Consultation opens into Liverpool Local Plan

The 300-page draft development strategy for Liverpool to 2033 has been published, which outlines plans to deliver 29,000 homes over the next 15 years, prioritising the protection of parks and construction on brownfield plots.

A six-week consultation into the plan is now open, and ends on 31 October. A draft copy of the Plan and all response forms are available at

The consultation seeks feedback on the priorities to grow the city’s economy up to 2033, such as identifying and protecting land for jobs, retail development and housing.

The Plan is still being formed; while evidence has been found for the quantity of new homes needed across the city, research is ongoing into employment land requirements, and open space.

The key priorities in the draft Local Plan are:

  • Protect all of Liverpool’s parks for the future health and wellbeing of citizens
  • Prioritise brownfield sites to allow creation of 29,600 homes by 2033
  • Identify and protect brownfield over 100 hectares of land for economic growth/ regeneration / job creation
  • Focus shops and services within district and local shopping centres
  • Limit the concentration of Hot-Food Take-aways
  • Direct new student accommodation development and control an over concentration of houses in multiple occupation

The plan outlines the following spatial priorities:

  • Focus development in the city’s key employment areas including North Liverpool, city centre (including the Knowledge Quarter), Stonebridge, Gillmoss, Aintree, central Liverpool, South Liverpool (including Speke and Garston), and the enterprise zones Mersey Waters and Liverpool City
  • Prioritising district and local centres as the location for investment in local retail and service facilities
  • Supporting the growth of financial, business and professional services sector, knowledge-based and creative industries, and prioritising the city centre as the location for regionally significant comparison goods retailing and culture, leisure and tourism activities
  • Ensuring sustainable and attractive residential neighbourhoods across the city
  • Supporting the sustainable growth of Liverpool Airport and Port of Liverpool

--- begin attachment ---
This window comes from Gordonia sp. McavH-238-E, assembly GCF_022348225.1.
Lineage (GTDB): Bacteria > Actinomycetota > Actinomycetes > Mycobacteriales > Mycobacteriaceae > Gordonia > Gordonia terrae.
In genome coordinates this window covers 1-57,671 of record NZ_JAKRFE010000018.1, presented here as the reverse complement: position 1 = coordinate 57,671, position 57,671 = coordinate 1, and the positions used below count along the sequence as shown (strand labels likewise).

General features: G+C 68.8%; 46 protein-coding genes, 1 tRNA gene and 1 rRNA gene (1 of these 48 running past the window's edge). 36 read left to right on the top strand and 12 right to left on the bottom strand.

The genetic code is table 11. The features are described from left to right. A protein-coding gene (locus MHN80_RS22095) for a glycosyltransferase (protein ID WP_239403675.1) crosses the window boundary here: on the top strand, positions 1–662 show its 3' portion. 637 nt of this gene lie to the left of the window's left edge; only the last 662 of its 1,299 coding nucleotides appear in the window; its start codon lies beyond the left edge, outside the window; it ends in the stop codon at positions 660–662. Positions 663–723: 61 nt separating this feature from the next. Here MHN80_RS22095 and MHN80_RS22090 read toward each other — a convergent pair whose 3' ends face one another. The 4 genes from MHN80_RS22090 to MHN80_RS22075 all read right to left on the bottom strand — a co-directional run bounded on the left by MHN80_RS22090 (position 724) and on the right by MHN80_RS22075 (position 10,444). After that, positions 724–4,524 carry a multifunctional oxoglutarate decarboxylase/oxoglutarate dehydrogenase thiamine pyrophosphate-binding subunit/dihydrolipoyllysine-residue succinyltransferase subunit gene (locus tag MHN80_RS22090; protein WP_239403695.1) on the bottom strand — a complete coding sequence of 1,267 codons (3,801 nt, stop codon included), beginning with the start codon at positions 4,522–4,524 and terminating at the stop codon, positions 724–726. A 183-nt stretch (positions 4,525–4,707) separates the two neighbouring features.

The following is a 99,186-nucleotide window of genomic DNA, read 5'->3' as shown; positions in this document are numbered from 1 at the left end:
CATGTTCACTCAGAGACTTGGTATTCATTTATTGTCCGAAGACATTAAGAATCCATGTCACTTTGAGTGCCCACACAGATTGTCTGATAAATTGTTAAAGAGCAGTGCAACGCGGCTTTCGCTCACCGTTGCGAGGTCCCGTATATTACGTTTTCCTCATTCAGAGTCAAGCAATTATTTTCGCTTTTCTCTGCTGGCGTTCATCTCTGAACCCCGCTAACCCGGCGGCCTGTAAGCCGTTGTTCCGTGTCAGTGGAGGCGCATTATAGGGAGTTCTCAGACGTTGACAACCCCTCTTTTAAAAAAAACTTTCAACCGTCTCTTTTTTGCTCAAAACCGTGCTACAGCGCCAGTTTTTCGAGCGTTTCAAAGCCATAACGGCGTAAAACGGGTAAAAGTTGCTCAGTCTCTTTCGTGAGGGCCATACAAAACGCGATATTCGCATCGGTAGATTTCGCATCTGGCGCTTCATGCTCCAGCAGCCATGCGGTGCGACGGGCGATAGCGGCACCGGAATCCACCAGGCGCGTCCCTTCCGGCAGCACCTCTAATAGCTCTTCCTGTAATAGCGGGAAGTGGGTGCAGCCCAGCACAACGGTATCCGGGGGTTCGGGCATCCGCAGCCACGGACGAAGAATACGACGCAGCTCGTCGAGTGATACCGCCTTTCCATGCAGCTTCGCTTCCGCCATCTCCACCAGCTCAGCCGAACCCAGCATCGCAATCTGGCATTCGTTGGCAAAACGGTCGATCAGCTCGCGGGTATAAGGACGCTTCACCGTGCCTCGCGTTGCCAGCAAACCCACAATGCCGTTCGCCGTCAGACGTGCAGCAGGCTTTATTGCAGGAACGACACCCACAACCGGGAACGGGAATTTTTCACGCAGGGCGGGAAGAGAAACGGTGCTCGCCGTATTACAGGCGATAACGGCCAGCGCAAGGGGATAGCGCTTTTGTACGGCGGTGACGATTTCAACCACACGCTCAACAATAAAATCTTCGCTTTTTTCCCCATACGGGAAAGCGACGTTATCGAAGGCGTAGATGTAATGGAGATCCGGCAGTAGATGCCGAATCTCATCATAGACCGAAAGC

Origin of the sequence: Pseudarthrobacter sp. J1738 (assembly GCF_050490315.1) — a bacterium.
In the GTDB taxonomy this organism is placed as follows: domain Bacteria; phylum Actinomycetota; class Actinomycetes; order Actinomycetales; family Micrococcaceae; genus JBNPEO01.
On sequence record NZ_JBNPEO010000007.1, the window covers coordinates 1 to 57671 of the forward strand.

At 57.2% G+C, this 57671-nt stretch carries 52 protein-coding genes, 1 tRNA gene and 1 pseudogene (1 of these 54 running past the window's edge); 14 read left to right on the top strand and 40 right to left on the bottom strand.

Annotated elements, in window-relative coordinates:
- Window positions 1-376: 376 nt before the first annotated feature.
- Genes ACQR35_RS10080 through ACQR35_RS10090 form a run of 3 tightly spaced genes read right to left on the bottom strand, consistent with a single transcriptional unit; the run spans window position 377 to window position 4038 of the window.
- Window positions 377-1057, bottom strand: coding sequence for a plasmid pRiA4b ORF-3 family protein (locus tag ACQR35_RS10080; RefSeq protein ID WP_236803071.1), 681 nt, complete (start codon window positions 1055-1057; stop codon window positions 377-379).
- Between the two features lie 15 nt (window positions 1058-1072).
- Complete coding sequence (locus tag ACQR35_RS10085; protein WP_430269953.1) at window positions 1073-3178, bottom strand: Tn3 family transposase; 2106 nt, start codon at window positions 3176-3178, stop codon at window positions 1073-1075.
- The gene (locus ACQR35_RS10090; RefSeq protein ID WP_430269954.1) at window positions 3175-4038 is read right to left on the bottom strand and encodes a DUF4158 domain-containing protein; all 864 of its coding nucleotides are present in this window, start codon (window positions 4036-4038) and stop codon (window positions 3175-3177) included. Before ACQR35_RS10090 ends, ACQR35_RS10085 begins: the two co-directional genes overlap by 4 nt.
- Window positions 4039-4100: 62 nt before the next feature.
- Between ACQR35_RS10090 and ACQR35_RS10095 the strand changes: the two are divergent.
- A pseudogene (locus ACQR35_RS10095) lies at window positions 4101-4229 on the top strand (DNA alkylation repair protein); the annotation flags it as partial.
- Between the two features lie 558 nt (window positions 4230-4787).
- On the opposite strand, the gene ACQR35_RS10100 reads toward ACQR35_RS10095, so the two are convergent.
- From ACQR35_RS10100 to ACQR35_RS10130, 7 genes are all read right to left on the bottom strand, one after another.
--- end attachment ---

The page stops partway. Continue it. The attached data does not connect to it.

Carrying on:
Cllr Malcolm Kennedy, cabinet member for regeneration, said: “Liverpool’s Local Plan is a roadmap for the city’s growth. It demonstrates our commitment to building new homes, attracting new jobs and critically, protecting our parks and opening up new ways for future generations to enjoy them.

“Everyone living and working in Liverpool will be affected by this plan and what it sets out to achieve – which is a healthier and more prosperous city – and we want to hear from as many people as possible in this consultation to help us fine tune those aims.”

Liverpool’s population is expected to rise to just short of half a million people by 2033 and the draft plan, which has been in development with numerous agencies since February 2013, has identified 81 detailed policies to manage this growth. An initial stage of consultation on the draft Local Plan occurred in early 2014 and according to Liverpool City Council the feedback from that process has been incorporated where possible.

The proposals include identifying a series of corridors for walking, cycling and the linking of wildlife areas.

Once the consultation is completed a final version of the Local Plan will then be independently assessed from next summer.

Subject to any legal challenges it will then be adopted by the city council in late 2017.

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I believe this Plan should be more ambitious in its ideas. They just seem to be recycled from other agenda’s and stalled projects, for a start, raising the population to “near” 500,000 by 2033. That’s approximately about 1,300 new residents a year, based on some “Population estimates”, What are LCC going to do, to encourage more growth, kidnap people to live here?
It just seems woefully low and its needs to aim higher.
Shows the lack of major growth and development by LCC, it has a feel of being frightend to be bold and adventurous, no wonder we lose out to other cities in so many things. Liverpool has been at the fore front of so many schemes in the past, yet the current City Fathers look weak and pale in their visions for the future.

By Man on bicycle

BikeMan: why does Liverpool’s population necessarily have to grow though? I’d be much happier knowing that LCC are prioritising making the city a great place to live, rather than getting carried away with bringing in more and more residents (like some other north-west cities seem to be obsessed with).

I will have to have a thorough read to see how much they are doing this though.

By zebith

Zebedee, good point, the population is close to 500k now, so it shows how out of date their plans are. What my gripe is that they are thinking too small in everything for the City, not just it’s population, we need growth for it to develop and nourish, new blood etc, otherwise it’s a slow spiral down just like the 80’s up until the 00’s when a new dawn approached. Also with a higher population, I believe more funding from central government appears, or beware of even more cuts if the populace decreases.

By Man on bicycle

Half a million people by 2033 is not very ambitious.This is the reason why our great cities other than London are performing poorly economically. Liverpool is a great city with a history of trading and industry. People seem satisfied for it to become another theme park city like York, or Chester.There are only so many trips to the Cavern and coach tours of terraced houses where Ringo Starr used to live,most people can stomach.

By Elephant

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